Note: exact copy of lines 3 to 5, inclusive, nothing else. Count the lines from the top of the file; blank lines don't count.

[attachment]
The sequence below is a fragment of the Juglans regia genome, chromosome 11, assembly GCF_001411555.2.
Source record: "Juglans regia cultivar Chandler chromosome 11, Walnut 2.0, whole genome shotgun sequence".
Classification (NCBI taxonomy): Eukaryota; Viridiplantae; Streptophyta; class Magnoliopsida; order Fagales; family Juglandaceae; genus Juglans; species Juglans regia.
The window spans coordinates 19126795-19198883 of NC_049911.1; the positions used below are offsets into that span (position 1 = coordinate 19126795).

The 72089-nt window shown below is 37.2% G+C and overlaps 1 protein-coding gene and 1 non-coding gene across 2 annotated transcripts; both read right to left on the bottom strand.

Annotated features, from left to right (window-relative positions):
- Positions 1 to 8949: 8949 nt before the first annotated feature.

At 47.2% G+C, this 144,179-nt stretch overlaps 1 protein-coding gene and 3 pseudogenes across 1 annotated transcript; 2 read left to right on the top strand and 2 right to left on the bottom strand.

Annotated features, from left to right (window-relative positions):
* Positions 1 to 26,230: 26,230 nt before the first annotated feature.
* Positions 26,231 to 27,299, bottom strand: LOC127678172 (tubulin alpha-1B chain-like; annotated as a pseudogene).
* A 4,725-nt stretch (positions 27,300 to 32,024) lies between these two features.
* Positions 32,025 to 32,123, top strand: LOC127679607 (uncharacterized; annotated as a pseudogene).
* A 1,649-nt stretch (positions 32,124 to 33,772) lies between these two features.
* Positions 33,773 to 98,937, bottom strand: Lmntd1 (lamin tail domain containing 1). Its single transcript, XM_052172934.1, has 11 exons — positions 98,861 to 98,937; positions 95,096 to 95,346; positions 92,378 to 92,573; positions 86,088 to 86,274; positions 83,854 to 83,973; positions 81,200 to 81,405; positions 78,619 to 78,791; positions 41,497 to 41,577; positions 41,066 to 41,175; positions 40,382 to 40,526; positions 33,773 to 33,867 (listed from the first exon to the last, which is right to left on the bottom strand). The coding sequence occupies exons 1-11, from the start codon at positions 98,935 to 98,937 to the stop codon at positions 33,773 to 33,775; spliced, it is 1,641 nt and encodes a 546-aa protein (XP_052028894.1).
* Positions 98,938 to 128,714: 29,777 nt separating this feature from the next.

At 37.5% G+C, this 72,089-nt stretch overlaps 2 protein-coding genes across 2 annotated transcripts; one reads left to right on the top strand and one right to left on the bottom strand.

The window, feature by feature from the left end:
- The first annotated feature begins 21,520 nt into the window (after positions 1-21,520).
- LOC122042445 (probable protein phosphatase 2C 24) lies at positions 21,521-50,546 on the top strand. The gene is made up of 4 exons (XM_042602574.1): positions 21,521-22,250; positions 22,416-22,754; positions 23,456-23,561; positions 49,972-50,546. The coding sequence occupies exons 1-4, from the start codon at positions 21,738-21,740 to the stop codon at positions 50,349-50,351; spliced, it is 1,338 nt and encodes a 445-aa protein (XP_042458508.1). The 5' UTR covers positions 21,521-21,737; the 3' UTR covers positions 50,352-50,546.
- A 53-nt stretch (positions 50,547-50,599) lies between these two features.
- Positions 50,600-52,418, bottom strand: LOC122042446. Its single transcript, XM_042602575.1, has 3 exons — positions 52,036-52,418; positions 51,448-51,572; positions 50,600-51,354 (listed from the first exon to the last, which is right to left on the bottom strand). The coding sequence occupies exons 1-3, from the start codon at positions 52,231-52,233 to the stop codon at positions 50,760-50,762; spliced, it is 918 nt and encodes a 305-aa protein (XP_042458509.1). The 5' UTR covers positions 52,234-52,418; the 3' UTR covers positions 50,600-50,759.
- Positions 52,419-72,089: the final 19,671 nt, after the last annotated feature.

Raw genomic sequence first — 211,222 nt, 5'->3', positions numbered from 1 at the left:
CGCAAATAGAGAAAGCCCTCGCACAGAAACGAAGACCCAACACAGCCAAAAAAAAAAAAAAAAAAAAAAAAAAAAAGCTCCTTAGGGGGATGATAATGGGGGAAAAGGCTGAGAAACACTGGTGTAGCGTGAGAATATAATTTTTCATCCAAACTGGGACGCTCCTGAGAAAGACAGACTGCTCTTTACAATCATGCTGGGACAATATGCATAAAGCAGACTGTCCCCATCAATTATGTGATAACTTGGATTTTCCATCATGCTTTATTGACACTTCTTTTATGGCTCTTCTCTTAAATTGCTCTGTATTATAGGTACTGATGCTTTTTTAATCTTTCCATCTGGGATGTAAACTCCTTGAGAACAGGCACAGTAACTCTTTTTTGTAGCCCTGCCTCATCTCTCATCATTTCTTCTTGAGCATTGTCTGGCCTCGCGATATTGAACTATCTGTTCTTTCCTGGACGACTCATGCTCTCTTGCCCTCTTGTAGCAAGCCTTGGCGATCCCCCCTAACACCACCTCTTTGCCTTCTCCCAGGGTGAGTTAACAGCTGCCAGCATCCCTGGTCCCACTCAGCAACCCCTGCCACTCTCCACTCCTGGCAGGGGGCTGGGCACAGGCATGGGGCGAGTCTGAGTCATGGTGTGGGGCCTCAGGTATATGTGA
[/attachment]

Classification (NCBI taxonomy): Eukaryota; Viridiplantae; Streptophyta; class Magnoliopsida; order Fagales; family Juglandaceae; genus Juglans; species Juglans regia.
The window spans coordinates 19126795-19198883 of NC_049911.1; the positions used below are offsets into that span (position 1 = coordinate 19126795).

The 72089-nt window shown below is 37.2% G+C and overlaps 1 protein-coding gene and 1 non-coding gene across 2 annotated transcripts; both read right to left on the bottom strand.